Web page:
Over the last several years, Google has been battling it out with the European Commission in court over various antitrust allegations. One of the first antitrust cases to be levied at Google surrounded the company’s ‘Shopping’ search engine, with the EU claiming Google skews results and causes harm to competitors. Both the EU and Google have made their cases clear at this point but the EU has remained unconvinced, hitting Google with a record-breaking €2.42 billion fine.
This is the largest antitrust fine handed out by the European Commission to date, even beating out the €1.06 billion fine given to Intel, which is currently going through a long appeals process. As part of its decision, the European Commission said that it deemed Google to be guilty of abusing its market dominance as a search engine by giving an “illegal advantage” to its shopping price comparison service over competitors.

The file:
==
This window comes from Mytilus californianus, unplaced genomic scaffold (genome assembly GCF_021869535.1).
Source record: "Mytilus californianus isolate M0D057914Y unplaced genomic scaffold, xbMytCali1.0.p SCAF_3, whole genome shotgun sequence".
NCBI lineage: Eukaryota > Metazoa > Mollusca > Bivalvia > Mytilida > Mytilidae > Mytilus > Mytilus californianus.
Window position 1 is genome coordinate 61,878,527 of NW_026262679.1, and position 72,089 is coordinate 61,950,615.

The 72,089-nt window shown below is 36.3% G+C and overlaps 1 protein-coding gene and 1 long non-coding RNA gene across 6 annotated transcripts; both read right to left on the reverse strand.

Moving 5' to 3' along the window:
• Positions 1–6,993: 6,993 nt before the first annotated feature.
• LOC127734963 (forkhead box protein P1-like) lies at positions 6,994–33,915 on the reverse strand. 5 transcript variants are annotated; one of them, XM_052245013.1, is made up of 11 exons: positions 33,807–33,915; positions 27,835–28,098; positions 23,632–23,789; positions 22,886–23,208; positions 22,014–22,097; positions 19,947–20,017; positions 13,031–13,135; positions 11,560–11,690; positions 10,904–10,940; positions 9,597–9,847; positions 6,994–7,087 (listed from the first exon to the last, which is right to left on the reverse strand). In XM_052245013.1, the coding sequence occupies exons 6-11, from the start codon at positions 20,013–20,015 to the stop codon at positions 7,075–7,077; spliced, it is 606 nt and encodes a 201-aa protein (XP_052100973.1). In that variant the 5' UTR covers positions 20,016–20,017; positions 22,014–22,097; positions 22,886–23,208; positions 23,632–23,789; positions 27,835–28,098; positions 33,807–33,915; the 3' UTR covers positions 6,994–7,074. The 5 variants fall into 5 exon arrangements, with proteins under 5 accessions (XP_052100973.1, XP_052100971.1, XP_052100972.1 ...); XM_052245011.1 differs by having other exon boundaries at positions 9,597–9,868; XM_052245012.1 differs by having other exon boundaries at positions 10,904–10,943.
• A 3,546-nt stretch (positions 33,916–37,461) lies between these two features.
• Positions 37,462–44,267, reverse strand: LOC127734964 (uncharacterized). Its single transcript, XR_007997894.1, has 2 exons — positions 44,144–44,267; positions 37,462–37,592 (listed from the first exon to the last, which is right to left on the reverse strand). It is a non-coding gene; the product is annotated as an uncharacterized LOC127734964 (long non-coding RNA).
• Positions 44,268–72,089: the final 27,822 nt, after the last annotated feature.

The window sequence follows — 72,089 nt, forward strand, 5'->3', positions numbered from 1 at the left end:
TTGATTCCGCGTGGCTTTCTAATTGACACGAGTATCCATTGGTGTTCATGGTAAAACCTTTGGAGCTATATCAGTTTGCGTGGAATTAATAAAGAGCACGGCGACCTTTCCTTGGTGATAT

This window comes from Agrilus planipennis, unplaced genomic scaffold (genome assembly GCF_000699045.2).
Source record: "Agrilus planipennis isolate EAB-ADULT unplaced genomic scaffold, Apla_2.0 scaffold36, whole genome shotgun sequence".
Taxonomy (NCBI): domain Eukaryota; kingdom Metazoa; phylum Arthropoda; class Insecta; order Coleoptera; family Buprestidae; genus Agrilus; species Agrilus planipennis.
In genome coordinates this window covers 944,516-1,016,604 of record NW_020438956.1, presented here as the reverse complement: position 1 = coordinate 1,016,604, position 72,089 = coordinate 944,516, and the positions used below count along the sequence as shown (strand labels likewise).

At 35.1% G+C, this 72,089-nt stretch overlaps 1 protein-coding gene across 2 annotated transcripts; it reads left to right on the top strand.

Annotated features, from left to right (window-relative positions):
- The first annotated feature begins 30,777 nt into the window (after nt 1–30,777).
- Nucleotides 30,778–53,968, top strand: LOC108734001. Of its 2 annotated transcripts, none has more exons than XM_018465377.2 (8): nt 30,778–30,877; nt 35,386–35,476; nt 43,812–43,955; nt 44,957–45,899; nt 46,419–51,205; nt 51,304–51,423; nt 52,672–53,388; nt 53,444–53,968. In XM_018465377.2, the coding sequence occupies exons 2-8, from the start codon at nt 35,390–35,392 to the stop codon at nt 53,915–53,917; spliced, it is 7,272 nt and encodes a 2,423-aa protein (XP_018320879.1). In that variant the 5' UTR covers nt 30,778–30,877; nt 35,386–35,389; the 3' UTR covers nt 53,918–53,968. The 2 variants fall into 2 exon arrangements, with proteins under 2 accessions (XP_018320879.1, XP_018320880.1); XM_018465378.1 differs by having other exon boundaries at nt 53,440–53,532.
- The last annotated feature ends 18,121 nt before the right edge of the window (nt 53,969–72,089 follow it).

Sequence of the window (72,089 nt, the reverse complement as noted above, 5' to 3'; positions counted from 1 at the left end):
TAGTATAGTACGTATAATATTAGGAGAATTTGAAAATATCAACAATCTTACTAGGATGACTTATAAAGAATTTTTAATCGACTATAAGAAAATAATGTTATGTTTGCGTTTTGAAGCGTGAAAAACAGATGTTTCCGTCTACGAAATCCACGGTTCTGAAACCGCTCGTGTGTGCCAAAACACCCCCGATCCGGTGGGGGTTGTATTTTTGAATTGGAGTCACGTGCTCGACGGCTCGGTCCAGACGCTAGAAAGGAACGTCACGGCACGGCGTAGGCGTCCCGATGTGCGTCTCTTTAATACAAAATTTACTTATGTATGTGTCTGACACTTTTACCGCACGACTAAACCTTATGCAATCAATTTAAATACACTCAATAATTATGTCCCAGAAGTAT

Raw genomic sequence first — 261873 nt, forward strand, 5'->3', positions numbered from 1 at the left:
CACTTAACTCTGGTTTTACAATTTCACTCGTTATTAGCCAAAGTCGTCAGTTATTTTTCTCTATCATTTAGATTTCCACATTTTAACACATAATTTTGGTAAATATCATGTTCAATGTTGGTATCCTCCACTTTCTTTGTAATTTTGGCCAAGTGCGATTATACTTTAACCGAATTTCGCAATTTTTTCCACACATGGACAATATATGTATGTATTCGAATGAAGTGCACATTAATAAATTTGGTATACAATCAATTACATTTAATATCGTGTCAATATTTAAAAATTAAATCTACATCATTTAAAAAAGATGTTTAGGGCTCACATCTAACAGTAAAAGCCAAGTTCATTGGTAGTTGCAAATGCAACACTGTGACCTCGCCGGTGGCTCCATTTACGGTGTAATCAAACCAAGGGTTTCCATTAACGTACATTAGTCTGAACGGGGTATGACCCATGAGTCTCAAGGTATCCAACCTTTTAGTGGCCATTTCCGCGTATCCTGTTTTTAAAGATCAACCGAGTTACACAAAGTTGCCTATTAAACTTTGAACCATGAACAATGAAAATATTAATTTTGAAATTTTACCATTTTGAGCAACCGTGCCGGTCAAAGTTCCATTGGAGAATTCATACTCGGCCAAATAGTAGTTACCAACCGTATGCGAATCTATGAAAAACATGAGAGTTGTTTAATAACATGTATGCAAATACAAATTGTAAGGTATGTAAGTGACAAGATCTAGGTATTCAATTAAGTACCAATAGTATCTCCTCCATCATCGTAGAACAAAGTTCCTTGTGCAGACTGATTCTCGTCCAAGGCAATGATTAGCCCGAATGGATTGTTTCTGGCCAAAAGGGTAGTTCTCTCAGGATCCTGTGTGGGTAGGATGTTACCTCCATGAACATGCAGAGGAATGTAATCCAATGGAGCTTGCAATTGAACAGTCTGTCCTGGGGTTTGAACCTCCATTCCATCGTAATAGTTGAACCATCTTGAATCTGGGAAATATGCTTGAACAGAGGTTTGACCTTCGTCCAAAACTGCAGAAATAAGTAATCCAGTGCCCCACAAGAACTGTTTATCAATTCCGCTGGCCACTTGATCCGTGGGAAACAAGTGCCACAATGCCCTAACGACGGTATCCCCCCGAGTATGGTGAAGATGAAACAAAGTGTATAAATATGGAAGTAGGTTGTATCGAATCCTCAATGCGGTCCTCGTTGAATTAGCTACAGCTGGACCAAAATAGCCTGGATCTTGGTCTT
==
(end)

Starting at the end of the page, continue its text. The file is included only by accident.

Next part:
The European Commission expects changes to be implemented within 90 days, or Google could face even more fees. Google has of course been trying to fight this from the beginning, even going as far as to say the EC’s investigation fails to take into account how people actually shop online.
In the meantime, Google will be considering whether or not to appeal the fine.
KitGuru Says: I have never fully understood the objection the EC has had to Google’s shopping/price comparison search engine. When I search for a product on Google, I don’t think I am ever arbitrarily pushed over to the shopping search page, I usually just get results from actual retailers. What do you guys think of the EU’s decision to issue such a harsh fine against Google?